Thursday, December 10, 2009

A Decade of Musical Exploration

 When this new century and decade began I worked as a freelance film journalist.  I attended film festivals, screened films from around the world and interviewed dozens of film directors.  I thought I could avoid returning to writing about music or performing it, after leaving that endeavor in 1997, but when I watched those movies, I found myself focusing on musical elements, such as soundtracks.

In 1999, I saw two Canadian films that turned my ears towards classical music, The Red Violin and 32 Short Films About Glenn Gould, (by the same director and writers).  In 2001, I attended the last WOMAD, USA, near Seattle.  I found myself immersed in world music and I quickly fell in love with the global feast for the ears and eyes.

Suddenly the world opened up to me.  I received recordings from Asia, Europe, Africa and the Americas.  I heard music sung in many tongues and played on exotic instruments.  My feet danced to poly rhythms, I learned the different rhythms of Afro-Latin, African, Asian and European traditional music.  I started singing in French and Spanish, just for fun.  I dreamed of owning a variety of lutes, drums and percussion instruments.  I found something that I could sink my teeth into, something delicious and nutritious.

So I listened to all the recordings I could get my hands on, I delved into traditional, folkloric, classical, jazz and early music.  I listened to Gregorian chants and kirtan chants sung in Sanskrit.  I learned about Hindustani beat-cycles and Finnish runo-songs, Sami chants and Native American healing music.  Some doors flung open and I, a Lomaxian student of the world, ran inside this new world.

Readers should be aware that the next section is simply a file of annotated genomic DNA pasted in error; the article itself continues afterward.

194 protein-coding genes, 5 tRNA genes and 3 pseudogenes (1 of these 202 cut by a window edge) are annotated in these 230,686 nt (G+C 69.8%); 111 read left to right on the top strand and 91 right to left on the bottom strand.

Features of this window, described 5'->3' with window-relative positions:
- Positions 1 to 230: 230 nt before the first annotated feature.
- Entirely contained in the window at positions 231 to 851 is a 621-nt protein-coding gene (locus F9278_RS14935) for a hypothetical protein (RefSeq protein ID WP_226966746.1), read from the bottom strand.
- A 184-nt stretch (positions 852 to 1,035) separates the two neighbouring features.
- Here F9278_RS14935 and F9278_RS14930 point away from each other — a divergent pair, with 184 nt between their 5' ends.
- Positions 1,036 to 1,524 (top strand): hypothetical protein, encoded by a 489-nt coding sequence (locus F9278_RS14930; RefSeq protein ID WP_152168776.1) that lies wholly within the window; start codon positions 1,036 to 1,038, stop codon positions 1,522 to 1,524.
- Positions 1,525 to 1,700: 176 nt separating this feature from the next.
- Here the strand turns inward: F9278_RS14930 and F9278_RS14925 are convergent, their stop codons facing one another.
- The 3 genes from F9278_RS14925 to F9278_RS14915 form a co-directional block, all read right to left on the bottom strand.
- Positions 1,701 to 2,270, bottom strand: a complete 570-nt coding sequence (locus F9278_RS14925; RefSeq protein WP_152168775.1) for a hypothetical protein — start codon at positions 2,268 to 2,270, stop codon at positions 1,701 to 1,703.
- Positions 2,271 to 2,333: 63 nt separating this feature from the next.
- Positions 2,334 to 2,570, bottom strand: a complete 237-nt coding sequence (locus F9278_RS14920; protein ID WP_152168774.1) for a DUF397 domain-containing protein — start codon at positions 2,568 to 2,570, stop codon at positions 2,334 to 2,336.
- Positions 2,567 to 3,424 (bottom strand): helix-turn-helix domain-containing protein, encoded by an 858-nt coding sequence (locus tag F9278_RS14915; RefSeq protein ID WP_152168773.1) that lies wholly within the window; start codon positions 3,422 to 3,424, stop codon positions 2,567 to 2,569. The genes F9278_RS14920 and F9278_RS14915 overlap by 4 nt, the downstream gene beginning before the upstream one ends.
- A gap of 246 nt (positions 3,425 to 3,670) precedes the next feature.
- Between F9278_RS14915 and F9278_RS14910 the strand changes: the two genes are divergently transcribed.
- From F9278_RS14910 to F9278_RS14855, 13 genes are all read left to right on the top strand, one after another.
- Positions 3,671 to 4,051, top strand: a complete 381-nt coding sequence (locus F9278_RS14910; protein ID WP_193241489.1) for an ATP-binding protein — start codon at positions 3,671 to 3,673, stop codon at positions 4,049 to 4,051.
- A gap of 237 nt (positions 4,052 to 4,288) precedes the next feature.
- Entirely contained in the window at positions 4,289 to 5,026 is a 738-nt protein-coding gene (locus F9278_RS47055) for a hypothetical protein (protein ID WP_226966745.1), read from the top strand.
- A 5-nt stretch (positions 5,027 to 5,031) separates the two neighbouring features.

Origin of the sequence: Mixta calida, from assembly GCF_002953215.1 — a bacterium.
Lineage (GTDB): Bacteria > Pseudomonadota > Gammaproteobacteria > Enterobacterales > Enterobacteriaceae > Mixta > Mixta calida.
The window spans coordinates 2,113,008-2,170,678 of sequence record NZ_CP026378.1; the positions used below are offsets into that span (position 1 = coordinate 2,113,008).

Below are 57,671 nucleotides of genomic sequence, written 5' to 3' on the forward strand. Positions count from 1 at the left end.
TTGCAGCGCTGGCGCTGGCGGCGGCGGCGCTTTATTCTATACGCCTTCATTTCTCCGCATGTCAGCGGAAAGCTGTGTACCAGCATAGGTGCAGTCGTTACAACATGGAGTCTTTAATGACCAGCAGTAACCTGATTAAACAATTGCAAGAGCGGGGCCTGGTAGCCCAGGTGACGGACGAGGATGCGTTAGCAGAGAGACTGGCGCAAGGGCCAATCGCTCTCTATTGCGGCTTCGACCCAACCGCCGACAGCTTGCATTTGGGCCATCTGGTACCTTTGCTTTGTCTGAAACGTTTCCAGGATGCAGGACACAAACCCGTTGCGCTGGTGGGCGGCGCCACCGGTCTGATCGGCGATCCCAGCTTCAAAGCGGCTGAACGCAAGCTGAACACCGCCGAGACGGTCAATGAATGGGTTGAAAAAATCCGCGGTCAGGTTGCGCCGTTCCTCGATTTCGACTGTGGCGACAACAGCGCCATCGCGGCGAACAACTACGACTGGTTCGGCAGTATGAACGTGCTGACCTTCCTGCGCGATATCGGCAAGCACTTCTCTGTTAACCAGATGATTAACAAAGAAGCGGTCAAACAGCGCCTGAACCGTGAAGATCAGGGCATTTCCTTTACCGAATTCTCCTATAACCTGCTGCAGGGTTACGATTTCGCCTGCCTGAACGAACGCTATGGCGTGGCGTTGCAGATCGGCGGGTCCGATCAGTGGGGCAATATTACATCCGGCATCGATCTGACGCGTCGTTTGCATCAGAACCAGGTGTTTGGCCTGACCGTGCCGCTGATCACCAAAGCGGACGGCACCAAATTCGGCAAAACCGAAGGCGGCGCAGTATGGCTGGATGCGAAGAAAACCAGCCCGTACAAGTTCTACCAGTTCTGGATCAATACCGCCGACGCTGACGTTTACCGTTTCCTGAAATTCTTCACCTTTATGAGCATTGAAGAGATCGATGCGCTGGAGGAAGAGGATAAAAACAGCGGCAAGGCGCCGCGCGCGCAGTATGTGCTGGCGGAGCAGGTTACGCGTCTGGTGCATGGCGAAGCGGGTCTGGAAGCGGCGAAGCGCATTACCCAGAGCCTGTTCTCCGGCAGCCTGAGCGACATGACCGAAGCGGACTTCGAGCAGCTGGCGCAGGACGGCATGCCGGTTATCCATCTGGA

A decade later, I realize that I have found my mission, sharing this wonderful healing music with the world through this blog.  But I am certain that I will also record and perform music again, (my music career ended in 1997).  I am still seeking a new voice.  I do not wish to perform folk-rock music as I did in the past.  Latin music, jazz, and other genres call to me, even medieval troubadour songs.


So we all embark on our paths, musical and otherwise.  It is my hope that our paths cross often, that this musical dialogue never ends, that we preserve the music traditions of our ancestors, and discover what lies within our cultural DNA.  It is my hope that musicians keep spreading peace, keep embracing the other and keep this marriage between cultures alive.   I believe we will do just that because many of us realize the healing potential in music.  Many of us realize that sung words, melodies, and rhythms are the stuff of the soul and none of us wish to live in a soulless world. 

May the beat play on...


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